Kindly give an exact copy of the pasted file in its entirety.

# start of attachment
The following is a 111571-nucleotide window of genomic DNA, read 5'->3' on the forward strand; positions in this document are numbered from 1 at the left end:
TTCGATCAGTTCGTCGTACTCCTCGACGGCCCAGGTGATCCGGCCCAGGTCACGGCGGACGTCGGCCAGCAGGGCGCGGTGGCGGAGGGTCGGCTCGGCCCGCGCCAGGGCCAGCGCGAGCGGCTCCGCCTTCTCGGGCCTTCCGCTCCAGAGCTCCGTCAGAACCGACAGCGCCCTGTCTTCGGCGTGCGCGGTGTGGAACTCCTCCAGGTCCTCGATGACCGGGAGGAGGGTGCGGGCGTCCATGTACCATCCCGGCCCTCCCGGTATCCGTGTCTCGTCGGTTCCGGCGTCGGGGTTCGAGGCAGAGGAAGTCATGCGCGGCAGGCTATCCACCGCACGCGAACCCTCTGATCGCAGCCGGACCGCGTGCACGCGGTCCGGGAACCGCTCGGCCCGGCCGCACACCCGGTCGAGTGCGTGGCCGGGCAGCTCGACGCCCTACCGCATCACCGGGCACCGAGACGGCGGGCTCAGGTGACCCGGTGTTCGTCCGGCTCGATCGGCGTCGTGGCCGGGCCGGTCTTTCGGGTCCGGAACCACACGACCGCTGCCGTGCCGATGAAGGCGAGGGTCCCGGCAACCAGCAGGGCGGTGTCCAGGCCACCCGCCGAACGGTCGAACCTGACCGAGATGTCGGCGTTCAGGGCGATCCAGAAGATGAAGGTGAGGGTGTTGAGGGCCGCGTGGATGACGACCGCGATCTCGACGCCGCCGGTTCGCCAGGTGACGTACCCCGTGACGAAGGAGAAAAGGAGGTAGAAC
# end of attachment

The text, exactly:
The following is a 111571-nucleotide window of genomic DNA, read 5'->3' on the forward strand; positions in this document are numbered from 1 at the left end:
TTCGATCAGTTCGTCGTACTCCTCGACGGCCCAGGTGATCCGGCCCAGGTCACGGCGGACGTCGGCCAGCAGGGCGCGGTGGCGGAGGGTCGGCTCGGCCCGCGCCAGGGCCAGCGCGAGCGGCTCCGCCTTCTCGGGCCTTCCGCTCCAGAGCTCCGTCAGAACCGACAGCGCCCTGTCTTCGGCGTGCGCGGTGTGGAACTCCTCCAGGTCCTCGATGACCGGGAGGAGGGTGCGGGCGTCCATGTACCATCCCGGCCCTCCCGGTATCCGTGTCTCGTCGGTTCCGGCGTCGGGGTTCGAGGCAGAGGAAGTCATGCGCGGCAGGCTATCCACCGCACGCGAACCCTCTGATCGCAGCCGGACCGCGTGCACGCGGTCCGGGAACCGCTCGGCCCGGCCGCACACCCGGTCGAGTGCGTGGCCGGGCAGCTCGACGCCCTACCGCATCACCGGGCACCGAGACGGCGGGCTCAGGTGACCCGGTGTTCGTCCGGCTCGATCGGCGTCGTGGCCGGGCCGGTCTTTCGGGTCCGGAACCACACGACCGCTGCCGTGCCGATGAAGGCGAGGGTCCCGGCAACCAGCAGGGCGGTGTCCAGGCCACCCGCCGAACGGTCGAACCTGACCGAGATGTCGGCGTTCAGGGCGATCCAGAAGATGAAGGTGAGGGTGTTGAGGGCCGCGTGGATGACGACCGCGATCTCGACGCCGCCGGTTCGCCAGGTGACGTACCCCGTGACGAAGGAGAAAAGGAGGTAGAAC